The coronavirus strain that has swept the nation threatens health, economic and mental breaking points, but it has taken a particularly hard toll on the powerless. The working-poor typically have no babysitters when schools close and their income tends to evaporate with their hourly-wage work schedule when managers shut things down until further notice.
The mandatory shut down extends to everything, even the court system where pre-trial detainees now await a court date that may or may not happen.
Mississippi courts announced a slew of closures, scale backs and rule changes this month in an effort to stop the spread of the COVID-19 virus.
The Fifteenth Circuit Court District, which includes Jefferson Davis, Lawrence, Lamar and Pearl River Counties, issued a standing order delaying all jury trials set on or before April 14 to an unnamed date. The Fourth Circuit Court District and the Tenth Circuit Court District, which includes Kemper County, Lauderdale County and others, are closed for at least two weeks. (Two weeks is only the initial plan and the shutdown could extend as long as the virus is a threat.) Tippah County Circuit Court jumped in, as well, and closed jury trials down until the Mississippi Supreme Court deems it safe. By March 19, George County Circuit Court had closed its doors.
Other courts immediately followed suit. Adams County Circuit Court canceled all court appearances until April 21, and judges in the Twentieth Circuit Court District for Madison and Rankin Counties issued orders continuing all criminal cases set for trial on April 20.
City courts are closing down, too, with municipal courts in Brandon, Waveland, Diamondhead, Bay St. Louis, Hernando and Clinton hopping out the window. Others are sure to follow suit by the time this article gets posted. City courts are traditionally known for handing down citation fines and don’t deal with criminal matters, but the circuit courts are the places where pre-trial detainees often stew in prison for criminal allegations. This is a big issue for Hinds County which also ordered continuances for all civil and criminal matters until further notice.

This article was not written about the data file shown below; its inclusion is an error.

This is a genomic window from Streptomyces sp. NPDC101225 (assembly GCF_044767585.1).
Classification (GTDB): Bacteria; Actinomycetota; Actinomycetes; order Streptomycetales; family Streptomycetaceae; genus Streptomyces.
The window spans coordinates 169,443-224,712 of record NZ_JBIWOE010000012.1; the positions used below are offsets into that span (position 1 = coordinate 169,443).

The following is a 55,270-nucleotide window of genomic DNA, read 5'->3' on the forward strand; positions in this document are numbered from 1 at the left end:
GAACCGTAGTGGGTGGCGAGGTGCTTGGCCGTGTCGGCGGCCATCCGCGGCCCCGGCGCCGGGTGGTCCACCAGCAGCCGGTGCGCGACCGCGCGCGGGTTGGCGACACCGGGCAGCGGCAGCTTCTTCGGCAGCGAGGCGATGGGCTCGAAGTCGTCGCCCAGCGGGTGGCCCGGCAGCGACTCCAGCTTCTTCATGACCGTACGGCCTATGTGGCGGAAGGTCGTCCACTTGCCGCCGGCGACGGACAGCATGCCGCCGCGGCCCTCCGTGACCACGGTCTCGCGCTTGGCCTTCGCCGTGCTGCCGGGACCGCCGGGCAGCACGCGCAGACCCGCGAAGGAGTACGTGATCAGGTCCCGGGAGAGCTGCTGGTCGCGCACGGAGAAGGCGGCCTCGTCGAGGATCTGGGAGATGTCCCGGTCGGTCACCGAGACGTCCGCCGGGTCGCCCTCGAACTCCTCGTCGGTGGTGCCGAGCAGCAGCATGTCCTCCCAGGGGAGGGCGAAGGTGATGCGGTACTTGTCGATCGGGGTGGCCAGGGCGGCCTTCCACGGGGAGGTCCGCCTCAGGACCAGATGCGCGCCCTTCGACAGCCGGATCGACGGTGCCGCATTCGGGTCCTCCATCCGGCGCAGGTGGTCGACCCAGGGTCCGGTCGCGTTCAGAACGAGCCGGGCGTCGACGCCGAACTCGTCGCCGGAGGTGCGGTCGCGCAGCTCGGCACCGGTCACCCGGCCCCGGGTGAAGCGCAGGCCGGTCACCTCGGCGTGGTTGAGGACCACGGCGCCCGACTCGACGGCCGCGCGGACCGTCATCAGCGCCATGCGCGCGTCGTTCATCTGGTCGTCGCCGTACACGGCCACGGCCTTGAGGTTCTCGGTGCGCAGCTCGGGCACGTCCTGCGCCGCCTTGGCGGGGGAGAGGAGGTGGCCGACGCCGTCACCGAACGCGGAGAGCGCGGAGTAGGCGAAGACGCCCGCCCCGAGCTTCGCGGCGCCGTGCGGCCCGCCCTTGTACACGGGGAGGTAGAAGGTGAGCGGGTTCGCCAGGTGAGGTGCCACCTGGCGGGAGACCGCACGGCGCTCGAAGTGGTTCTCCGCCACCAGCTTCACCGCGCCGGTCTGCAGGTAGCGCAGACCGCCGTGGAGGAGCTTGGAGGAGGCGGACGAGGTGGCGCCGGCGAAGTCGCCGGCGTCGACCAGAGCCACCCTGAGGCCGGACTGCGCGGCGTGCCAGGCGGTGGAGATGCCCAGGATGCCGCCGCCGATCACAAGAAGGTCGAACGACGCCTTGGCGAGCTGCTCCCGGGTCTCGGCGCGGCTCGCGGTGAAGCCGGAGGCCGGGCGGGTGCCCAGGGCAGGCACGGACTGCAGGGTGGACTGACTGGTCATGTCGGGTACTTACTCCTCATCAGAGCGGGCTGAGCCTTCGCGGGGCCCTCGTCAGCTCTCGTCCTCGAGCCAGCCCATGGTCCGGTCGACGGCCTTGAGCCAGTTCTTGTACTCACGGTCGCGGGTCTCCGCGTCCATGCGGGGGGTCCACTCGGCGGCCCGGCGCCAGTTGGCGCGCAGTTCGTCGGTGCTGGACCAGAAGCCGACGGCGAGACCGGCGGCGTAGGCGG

A consortium of inmate advocates aligned this month to demand sheriffs and parole boards do everything they could to cut the inmate population. This includes pre-trial detainees.
The consortium, which consists of the ACLU of Mississippi, FWD.us, the Mississippi NAACP, the Mississippi Center for Justice, Mississippi Prison Reform Coalition, Mississippi Rising Coalition, the Southern Poverty Law Center and The People’s Advocacy Institute, asked sheriffs to do everything in their power to keep facilities well-staffed and not to fall into the trap of reducing staff to a skeleton crew. They also demanded that facilities “ensure that (inmate) facilities are as empty, safe and as clean as possible.”
County sheriffs are responsible for managing jails, so the group requested they sanitize facilities and coordinate with local public health experts to ensure detainees and staff have adequate soap, sanitizer, tissues and other hygiene products. In an open letter to stakeholders of the criminal justice system, they also demanded that sheriffs properly care for those who become infected while under their control and “implement non-punitive procedures for housing people who are exposed to the virus, who are at high risk of serious illness, or who screen or test positive for COVID-19,” without resorting to prolonged, wide-spread lock downs, which many critics consider inhumane.
The group demanded that local sheriffs screen the incarcerated population and pre-trial detainees for people listed by the Center for Disease Control as “particularly vulnerable” for immediate release. This includes people who would be released within the next 60 days. They also asked sheriffs to suspend ICE detainments and cease “all practices of holding people in local jails and prisons for civil immigration purposes,” and allow health officials and professionals to scrutinize released people for COVID-19 symptoms in order to protect the community. The group requested local authorities also not curtail legal visits even as the courts closed down.
The consortium then turned its attention to probation and parole agents and parole boards, pleading with them to filter eligible inmates back into their homes and communities as quickly as possible.
Aside from allowing check-ins by voice or video call, whenever possible, or temporarily suspending check-in requirements, the group asked agents to “suspend detainment and incarceration for technical (crimeless) rule violations.”
“Parole boards should expedite and expand release opportunities for incarcerated people, reducing the populations in prisons as is recommended by health experts,” the group stated in the letter.
“Boards should institute a presumption for release for all people who have a parole hearing scheduled in the next two years. For people whose parole hearings fall outside that time frame—with a focus on populations identified by the CDC as particularly vulnerable—evaluate and seize all opportunities to expedite that process to ensure that anyone who would be released from incarceration at any point has the opportunity to be screened for release immediately.”